I remember the first time I confronted Jackson Pollock paintings. My eyes hadn't been opened yet. But my youthful spirit was buzzing in blooming confusion. I slowly began to gather the layered transformations of his work. The dripping paint, the action in the sweep of the brush, all inherently dramatic – pulsating. Pollock was not painting an illusion, a symbol, or a metaphor. He was simply evolving through creative energy, a history of his work. I loved it. That's what I want to do, I thought, that's how I want to work with performers. Trust observation, listen, pay attention to the gathering insights, the sudden action shaped by necessity, a dialogue evolving, all discovered in the process of making decisions. Decision making is at the heart of performance, as it is in all of the arts.
Houston, Texas: the 1960's
The Contemporary Arts Museum, a Quonset hut, South Main Street – Donald Barthelme, curator. Don had yet to become the idiosyncratic ways and means short story writer of national repute. When I approached him about my staging Spanish playwright Fernando Arrabal's "The Automobile Graveyard" at the museum, he latched on to the idea. After we gathered the hulks of automobile carcasses into the central space of the museum, I walked in one morning, and Don had painted the beat up cars in day glow colors. The setting suddenly had theatrical potential: Why not convert the automobile graveyard into an edgy, surreal Barnum and Bailey circus act? I thought. Stage action fermented in an atmosphere of "existential dread" – the "in" word at the time. Drop the word "existential", link it with "dread", and you instantly gathered associations that declared you relevant. If you are in your twenties, trying to make a name for yourself, what more can you ask than being thought relevant?
The play was cast, the actors dug in. The lead characters were musicians with names like Emanu, Fodore, Tiosido, Tope, and Dilla, a woman of sexual favors. The automobile graveyard was controlled by Milos, a sinister bell captain, who plied his trade like a medieval devil with fiendish delight and calculated ploys. When the performers arrived, they adjusted to the challenging environment like it was second nature. On the run from the cops, the central action of the play, they hustled in and out of the wrecks: opening and slamming shut doors, half off their hinges; popping in and out of car hoods; honking horns - like clowns in a circus. They absorbed what they were doing as they did it, rather than exercising a superimposed theatrical "ritual" on the action.
The play took on an air of mystery, in contrast to the wild humor: the mystery of a passion play from the middle ages. It was my first lesson on the power of improvisation to create a reality on stage; where it occurred, how it occurred, when it occurred. In short, I discovered the promise of theater work: discovering the universal in the particular, especially when the particular was unusually forbearing of the universal.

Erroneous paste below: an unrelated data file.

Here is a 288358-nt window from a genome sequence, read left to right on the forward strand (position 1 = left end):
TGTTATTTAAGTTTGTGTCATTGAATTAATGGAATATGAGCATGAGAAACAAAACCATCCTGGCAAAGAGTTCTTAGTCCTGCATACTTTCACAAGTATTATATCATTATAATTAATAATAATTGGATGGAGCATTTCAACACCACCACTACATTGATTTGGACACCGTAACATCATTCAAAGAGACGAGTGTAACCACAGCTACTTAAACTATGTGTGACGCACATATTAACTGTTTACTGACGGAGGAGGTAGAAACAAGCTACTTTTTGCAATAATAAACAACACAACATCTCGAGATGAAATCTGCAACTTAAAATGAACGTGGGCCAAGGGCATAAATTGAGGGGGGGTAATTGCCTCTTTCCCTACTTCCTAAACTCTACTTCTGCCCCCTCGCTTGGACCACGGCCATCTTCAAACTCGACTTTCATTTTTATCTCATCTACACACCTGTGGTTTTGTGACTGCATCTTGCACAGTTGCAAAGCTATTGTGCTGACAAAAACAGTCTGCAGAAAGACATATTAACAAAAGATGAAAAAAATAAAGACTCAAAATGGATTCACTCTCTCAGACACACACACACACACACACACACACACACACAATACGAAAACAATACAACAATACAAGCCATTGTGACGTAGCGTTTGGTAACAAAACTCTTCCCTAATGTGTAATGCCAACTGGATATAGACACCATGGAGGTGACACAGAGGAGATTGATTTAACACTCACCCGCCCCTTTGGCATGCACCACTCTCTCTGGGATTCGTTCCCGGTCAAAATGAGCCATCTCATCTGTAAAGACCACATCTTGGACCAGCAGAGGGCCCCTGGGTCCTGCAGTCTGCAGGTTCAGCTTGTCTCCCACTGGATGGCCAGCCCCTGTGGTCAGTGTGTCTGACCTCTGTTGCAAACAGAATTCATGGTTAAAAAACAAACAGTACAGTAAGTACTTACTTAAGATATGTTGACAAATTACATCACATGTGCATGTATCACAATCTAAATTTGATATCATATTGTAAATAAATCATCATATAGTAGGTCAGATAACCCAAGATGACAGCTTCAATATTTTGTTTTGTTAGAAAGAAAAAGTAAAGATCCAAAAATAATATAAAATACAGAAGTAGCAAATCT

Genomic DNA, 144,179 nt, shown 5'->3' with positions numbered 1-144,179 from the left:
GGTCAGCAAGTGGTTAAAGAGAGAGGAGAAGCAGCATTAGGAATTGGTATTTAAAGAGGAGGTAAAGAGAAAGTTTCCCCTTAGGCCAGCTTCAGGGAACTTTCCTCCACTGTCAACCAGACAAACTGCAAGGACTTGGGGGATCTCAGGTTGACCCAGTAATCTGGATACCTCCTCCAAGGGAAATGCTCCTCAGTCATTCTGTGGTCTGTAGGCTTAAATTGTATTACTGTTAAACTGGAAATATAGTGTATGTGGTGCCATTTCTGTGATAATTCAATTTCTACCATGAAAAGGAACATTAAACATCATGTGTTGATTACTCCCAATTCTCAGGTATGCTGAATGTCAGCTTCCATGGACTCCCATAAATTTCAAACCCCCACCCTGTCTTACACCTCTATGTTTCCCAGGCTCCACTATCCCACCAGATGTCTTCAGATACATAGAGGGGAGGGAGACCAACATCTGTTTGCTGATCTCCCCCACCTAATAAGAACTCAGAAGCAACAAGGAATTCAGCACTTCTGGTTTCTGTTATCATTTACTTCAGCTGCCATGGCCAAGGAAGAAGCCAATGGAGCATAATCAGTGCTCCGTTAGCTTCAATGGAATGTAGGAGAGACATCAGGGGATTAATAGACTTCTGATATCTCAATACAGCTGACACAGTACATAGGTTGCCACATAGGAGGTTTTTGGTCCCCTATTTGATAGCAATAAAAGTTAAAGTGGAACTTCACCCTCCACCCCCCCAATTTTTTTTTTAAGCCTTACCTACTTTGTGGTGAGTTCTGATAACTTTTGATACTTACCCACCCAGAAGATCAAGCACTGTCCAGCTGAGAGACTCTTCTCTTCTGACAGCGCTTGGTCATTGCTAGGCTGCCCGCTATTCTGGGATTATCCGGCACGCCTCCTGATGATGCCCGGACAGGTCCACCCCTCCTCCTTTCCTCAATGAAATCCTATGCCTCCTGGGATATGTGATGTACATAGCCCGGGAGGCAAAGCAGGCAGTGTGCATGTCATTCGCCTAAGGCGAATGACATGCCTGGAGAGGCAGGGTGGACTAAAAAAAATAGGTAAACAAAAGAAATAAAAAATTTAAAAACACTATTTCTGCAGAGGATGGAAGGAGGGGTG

Rice University, Houston, again the 1960's. Under the auspices of the Houston Council on Human Relations, I staged, with a mixed cast of five performers playing 68 roles, Martin Doberman's "In White America". This powerful documentary bore witness to painful historical events: the truths, lies, hypocrisy, rationalizations and angry denunciations surrounding the slave trade and segregation. The actors portrayed a variety of historical figures, testing their ability to shift character with ease, while simultaneously developing a shared sense of American history - however painful the details.
Ali Wood's interpretation of Haywood Peterson, an African American laborer expressing his violated sense of humanity under segregation, tested his ability to absorb a real life character's increasing anger, pain, and demand for human recognition. Ali slowly raised the laborer's shovel for emphasis, as if he was rising from the pit of segregation. He took a full stop with a head of steam, and then brought the shovel down hard with rage. The shudder of its effect resonated in the audience. Neil Havens and Arthur Cole's delivery of the rhetoric regarding slavery and segregation, from the likes of Thomas Jefferson, John Brown, Woodrow Wilson, Frederick Law Olmstead, President Andrew Johnson, a Klansman, arch segregationist Senator Tillman, etc, added bite and contrast to the rationalizations and ugliness of American racial history. Pat Walter's portrayals of a Quaker Woman, as well as Mary Boykin Chestnut and Eliza Andrews, secretary to President Andrew Johnson, revealed a sense of irony, bewilderment, and depth. Henry L. Mayes soft spoken and poignant delivery of Booker T. Washington, working his way with benign words to a white audience of his day, was discomforting with its ironic appeal. Mayes also added contrast and humor with his portrayal of Father Devine's urgency to lead his people back to Africa.